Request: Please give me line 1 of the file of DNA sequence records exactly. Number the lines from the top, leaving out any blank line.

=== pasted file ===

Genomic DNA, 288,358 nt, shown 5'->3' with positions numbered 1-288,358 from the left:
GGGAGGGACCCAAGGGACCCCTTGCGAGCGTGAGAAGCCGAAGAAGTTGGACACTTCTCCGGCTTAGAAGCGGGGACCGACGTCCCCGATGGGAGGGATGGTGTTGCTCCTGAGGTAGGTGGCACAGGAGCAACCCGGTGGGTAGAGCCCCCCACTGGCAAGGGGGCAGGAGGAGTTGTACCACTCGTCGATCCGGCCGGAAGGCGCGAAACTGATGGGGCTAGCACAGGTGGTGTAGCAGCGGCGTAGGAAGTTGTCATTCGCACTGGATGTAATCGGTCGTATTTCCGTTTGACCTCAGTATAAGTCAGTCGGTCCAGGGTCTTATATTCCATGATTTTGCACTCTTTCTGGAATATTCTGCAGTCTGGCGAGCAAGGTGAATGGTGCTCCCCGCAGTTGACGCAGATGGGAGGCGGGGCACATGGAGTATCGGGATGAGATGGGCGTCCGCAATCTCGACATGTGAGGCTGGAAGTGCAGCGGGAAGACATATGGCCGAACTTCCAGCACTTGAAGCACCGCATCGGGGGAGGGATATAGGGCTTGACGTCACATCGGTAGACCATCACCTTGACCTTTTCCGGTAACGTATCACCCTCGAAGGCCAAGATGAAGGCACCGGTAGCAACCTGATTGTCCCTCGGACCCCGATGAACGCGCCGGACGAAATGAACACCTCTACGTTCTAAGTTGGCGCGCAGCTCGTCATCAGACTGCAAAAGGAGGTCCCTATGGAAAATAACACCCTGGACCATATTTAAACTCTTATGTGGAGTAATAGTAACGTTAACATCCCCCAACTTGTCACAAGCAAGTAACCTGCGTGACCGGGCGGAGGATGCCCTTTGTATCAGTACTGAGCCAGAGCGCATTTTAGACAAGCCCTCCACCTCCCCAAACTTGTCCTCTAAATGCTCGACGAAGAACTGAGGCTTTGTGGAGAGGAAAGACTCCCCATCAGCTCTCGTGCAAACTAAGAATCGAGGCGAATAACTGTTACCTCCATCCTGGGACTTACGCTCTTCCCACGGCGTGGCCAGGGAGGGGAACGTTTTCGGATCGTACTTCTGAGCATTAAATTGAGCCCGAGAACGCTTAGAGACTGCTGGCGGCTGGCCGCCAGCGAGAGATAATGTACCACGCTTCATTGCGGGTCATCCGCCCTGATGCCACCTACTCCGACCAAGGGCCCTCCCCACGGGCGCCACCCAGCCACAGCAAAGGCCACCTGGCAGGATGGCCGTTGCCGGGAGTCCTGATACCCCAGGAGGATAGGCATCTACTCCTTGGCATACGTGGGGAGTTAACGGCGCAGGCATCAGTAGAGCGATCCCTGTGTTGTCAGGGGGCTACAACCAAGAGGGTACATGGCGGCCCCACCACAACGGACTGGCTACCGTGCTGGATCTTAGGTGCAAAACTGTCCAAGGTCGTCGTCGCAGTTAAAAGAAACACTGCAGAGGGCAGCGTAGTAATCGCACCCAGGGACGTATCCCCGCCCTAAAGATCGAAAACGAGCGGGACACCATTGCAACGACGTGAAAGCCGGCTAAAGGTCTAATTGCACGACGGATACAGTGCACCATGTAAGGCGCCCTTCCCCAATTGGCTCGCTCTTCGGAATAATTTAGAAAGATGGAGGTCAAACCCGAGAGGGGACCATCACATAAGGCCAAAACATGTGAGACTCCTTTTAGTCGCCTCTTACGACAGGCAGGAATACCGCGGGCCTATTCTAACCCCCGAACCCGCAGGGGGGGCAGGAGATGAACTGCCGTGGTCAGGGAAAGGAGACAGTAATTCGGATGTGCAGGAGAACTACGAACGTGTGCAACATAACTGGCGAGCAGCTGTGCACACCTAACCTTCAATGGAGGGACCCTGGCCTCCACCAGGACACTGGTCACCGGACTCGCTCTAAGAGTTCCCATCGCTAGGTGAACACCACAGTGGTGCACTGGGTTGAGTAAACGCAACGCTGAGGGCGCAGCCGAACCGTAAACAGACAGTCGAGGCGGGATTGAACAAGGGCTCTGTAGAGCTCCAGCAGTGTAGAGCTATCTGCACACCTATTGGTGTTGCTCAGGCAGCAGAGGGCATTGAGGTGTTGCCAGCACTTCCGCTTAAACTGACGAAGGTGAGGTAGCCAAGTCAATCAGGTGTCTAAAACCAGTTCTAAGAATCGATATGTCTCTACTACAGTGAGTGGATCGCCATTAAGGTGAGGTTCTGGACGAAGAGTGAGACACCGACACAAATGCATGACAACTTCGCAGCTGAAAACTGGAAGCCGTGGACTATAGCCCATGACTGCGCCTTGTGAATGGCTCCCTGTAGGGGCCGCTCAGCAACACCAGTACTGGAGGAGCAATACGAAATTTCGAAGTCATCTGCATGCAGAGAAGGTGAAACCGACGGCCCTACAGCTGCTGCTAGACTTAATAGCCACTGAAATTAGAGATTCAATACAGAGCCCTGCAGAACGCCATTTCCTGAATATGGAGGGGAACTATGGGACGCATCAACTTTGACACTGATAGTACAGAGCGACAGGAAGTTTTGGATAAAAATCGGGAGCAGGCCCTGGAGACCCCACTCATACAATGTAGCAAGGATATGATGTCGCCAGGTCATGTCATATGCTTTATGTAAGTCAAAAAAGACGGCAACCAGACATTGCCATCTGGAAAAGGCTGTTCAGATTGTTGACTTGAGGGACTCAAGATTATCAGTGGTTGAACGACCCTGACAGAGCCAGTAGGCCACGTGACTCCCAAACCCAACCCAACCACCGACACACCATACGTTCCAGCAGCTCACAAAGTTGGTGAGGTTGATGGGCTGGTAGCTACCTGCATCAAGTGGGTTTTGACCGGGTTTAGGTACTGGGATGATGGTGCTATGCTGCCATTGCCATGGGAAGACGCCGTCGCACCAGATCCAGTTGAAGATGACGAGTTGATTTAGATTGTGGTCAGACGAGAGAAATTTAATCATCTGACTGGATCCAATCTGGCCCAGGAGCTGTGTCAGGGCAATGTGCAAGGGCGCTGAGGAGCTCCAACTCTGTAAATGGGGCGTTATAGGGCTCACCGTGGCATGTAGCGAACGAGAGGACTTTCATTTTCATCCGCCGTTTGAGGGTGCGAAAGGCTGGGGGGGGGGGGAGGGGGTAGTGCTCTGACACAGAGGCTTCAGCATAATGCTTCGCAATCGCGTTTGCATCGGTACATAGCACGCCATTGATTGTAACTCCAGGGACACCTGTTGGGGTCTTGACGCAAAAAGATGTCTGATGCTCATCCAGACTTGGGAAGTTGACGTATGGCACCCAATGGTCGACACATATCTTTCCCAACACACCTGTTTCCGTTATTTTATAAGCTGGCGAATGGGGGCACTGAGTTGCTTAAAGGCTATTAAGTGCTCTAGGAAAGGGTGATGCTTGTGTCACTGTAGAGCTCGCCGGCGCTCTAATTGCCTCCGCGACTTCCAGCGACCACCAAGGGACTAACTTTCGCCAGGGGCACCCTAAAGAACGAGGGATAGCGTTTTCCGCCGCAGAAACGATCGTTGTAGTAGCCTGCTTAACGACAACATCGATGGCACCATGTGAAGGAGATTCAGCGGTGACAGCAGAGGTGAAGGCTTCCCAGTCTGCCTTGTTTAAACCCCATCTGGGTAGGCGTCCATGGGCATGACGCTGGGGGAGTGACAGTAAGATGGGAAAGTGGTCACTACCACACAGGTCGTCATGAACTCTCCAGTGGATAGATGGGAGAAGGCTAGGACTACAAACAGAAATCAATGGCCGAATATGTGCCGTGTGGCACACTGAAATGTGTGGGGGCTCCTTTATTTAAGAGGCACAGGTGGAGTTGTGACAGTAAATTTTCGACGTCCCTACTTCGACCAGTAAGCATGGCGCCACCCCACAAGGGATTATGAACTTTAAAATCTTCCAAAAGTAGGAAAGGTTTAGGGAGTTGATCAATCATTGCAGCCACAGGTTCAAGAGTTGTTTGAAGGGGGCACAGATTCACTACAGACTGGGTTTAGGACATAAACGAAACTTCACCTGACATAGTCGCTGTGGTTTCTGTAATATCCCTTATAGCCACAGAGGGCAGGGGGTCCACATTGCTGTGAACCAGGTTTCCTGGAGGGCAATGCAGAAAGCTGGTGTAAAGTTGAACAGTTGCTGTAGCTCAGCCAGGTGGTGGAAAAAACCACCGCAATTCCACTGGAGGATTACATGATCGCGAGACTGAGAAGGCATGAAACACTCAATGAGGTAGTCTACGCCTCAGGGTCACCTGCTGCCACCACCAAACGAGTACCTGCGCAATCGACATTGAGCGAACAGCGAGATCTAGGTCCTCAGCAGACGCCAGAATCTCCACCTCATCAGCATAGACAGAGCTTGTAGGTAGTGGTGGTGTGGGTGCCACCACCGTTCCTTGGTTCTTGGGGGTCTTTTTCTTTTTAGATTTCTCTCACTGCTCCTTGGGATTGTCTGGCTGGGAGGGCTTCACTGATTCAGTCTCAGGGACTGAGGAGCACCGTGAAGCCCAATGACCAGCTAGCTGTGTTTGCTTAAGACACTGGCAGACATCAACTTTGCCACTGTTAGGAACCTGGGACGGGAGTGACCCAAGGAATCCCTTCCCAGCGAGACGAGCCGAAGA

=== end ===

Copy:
Genomic DNA, 288,358 nt, shown 5'->3' with positions numbered 1-288,358 from the left: